I’ve always been highly sensitive—to everything, from emotional and intellectual stimuli to physical stimuli—to sights, sounds, smells, tastes, textures. As such, I am opinionated—not because I am trying to be difficult or judgmental, but because I truly sense and feel things to a sometimes extreme degree. For the most part, I consider my ability to feel everything so intensely a gift—but sometimes, it can be a real pain in the ass.
I never knew that being highly sensitive was considered by some to be a “disorder” (BS, if you ask me). Apparently, a bunch of psychiatric scholars needed to fill a few spots in the DSM in order to meet their word count. I will admit that it’s a double-edged sword, but, without this ultra-sensitivity (personally, I think it’s more like just being human), I would not have been able to have become a writer. I would not be able to be an editor, either, which involves recognizing the nuances and subtleties of language that can determine the flow, mood, and cadence of an article, essay, or book.
Being sensitive keeps me attuned to life. It helps me read body language and facial expressions and other nonverbal cues. It has made me intuitive, empathetic, caring, and perceptive. But it’s also made me at times anxious, melancholy, or depressed. Sometimes I feel as if my nerves are like electrical cords that have been cut, leaving the ends of the live wires exposed. That’s great when you’re experiencing pleasure. But, when it comes to pain…I guess it’s a trade-off. As the Swiss author Madame de Staël once said, in life, “One must make a choice between boredom and suffering.” Unfortunately—or fortunately, depending on how you look at it—it’s not always a choice.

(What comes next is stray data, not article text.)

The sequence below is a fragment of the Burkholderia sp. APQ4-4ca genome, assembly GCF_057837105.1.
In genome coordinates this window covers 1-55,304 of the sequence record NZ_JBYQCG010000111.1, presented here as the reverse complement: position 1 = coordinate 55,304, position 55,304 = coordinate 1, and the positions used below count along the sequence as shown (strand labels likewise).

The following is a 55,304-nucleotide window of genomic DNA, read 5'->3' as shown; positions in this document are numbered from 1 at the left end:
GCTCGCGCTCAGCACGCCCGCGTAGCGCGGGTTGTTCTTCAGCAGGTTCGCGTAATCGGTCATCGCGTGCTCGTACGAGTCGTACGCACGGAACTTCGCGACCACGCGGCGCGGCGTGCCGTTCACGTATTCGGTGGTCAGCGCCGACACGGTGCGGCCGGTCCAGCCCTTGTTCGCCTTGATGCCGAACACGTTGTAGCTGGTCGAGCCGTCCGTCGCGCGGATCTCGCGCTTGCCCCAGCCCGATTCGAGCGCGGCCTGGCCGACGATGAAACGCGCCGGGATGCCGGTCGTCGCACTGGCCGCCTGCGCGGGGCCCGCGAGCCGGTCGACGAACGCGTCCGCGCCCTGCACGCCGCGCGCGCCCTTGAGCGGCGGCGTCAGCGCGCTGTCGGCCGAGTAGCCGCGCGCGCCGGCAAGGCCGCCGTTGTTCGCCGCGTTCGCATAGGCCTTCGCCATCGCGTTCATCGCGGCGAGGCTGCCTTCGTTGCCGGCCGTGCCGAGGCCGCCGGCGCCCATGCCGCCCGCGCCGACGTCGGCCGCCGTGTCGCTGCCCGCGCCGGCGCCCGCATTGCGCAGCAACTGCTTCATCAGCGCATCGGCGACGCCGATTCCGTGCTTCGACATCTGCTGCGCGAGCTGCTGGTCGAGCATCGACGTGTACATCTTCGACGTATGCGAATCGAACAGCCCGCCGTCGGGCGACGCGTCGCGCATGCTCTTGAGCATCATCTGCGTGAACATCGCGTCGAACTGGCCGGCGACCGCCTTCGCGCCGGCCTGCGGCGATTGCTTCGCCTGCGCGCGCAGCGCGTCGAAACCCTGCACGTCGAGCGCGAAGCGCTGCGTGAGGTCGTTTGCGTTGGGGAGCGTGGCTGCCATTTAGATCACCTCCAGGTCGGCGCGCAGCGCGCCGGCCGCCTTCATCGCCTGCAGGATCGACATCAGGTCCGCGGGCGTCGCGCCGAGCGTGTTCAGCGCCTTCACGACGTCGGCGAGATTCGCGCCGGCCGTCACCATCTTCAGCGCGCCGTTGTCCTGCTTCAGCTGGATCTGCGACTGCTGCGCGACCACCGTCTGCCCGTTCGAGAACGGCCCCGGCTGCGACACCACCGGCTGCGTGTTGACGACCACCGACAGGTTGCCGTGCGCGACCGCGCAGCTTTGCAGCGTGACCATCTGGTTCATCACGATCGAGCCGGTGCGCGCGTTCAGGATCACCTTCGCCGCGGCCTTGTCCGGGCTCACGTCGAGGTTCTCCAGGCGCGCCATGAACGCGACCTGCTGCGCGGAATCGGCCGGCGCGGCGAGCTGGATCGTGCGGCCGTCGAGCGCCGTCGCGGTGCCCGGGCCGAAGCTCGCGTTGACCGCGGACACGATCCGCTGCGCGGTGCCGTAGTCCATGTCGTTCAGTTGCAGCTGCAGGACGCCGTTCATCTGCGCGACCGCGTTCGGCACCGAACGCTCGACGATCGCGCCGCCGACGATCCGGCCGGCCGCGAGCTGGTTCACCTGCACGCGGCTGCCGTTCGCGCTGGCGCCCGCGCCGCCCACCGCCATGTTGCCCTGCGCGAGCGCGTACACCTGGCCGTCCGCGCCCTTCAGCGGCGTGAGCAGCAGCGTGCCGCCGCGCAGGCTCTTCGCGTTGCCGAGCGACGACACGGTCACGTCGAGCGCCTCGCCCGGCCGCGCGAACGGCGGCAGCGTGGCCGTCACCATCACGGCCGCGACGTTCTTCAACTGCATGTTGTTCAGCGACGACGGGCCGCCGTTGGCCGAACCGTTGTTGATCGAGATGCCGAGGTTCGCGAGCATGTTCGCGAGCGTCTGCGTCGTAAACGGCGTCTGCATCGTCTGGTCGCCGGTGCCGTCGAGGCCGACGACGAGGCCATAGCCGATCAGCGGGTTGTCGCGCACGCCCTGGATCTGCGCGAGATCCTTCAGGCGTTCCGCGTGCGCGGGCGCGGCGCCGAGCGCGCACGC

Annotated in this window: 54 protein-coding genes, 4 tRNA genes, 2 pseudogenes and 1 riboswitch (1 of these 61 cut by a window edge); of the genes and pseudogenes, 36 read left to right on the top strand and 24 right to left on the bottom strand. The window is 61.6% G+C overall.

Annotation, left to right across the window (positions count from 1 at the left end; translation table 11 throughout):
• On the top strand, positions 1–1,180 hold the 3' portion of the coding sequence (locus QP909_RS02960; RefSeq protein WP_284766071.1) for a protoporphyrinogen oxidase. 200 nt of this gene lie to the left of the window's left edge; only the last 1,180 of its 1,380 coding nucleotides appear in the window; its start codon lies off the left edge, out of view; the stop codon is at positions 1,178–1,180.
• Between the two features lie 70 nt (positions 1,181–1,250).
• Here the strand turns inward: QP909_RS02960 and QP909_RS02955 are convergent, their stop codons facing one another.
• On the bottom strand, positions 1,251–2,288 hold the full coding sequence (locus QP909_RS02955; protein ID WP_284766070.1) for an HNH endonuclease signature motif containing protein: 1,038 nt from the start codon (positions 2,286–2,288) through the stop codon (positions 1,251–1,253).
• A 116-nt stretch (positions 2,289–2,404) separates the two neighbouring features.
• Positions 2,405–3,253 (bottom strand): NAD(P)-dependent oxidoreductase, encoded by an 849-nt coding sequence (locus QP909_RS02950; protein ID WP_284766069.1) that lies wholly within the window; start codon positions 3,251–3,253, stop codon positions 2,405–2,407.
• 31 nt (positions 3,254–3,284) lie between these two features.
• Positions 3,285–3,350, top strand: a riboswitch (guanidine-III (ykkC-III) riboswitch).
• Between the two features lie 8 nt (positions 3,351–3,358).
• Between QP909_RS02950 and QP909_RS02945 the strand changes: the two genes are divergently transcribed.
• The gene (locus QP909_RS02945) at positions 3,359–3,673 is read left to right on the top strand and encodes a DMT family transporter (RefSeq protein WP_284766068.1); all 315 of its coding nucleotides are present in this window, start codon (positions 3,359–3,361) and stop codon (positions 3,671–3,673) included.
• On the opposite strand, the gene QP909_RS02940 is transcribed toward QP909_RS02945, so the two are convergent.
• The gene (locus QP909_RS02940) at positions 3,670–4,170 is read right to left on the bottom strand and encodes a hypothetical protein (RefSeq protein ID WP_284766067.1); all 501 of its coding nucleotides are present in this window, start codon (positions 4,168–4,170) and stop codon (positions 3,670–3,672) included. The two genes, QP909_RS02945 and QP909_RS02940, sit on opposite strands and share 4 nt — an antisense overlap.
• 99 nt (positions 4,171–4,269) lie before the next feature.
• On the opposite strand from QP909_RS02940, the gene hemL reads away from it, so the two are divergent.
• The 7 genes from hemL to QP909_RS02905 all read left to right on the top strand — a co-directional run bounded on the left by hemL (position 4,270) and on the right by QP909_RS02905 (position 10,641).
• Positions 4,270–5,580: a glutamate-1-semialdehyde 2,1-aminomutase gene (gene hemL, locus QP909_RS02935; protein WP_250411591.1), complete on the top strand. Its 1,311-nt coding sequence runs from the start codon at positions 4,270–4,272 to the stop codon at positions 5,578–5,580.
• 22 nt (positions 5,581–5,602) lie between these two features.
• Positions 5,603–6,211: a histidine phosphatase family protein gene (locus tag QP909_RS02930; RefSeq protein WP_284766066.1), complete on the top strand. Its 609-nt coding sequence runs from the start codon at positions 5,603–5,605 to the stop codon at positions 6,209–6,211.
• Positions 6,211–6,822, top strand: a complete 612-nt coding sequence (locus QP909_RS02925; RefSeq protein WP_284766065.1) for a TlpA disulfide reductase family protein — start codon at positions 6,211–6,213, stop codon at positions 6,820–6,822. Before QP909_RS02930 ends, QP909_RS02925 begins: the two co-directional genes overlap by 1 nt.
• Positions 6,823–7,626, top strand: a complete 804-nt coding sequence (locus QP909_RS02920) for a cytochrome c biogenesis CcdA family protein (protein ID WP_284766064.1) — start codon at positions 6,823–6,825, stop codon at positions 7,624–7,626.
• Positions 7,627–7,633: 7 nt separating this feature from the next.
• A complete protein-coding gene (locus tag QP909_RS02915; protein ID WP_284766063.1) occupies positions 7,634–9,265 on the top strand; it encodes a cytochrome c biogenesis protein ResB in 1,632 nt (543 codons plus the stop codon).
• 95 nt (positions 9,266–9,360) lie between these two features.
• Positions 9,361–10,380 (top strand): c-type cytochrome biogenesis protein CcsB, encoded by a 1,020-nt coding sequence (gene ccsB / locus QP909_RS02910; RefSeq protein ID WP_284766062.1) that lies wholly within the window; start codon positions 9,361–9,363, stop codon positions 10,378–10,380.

But sometimes it’s the little things in life that really get to me (I’ll get to the bigger things in a later post). There are lots of little things that bother me, and I’d venture to say that they bother me more than they bother most people. I’m not trying to be difficult or curmudgeonly. I am simply aware of and sensitive to the tiniest “niggles.” Here are a few, in no particular order of insignificance:
- That thing where you buy a cup of coffee and the server aligns the opening of the lid with the crease in the cup, thereby forcing your mouth to feel the top of the crease when you sip. Not very comfortable. And, sure, you can just reposition the lid, but that’s just another niggle. And, what if you’re in a hurry? What if the coffee is filled to the top and you spill it on yourself when you take off the lid?
That thing where, after you’ve made your bed with nice crisp, cool sheets—you know, the kind that “snap” when you shake them out as you’re making the bed—perfectly tucked at the bottom, along with your comforter, your husband gets into bed and moves around so that the crisp sheets, which had been laying comfortably and lightly on top of you so that you barely noticed them, are now tucked against your body, crumpled at your feet, making you feel hot and uncomfortable and acutely aware of every wrinkle, and the now-warm fabric clinging to your skin.
That thing where you hold a door for a stranger, even though your arms are full and you have to stretch your body to keep the door open, and the stranger walks right through (usually talking on a cellphone) without acknowledging.
3(a) When a cashier answers “uh-huh” or “yep” when you say “thank you.”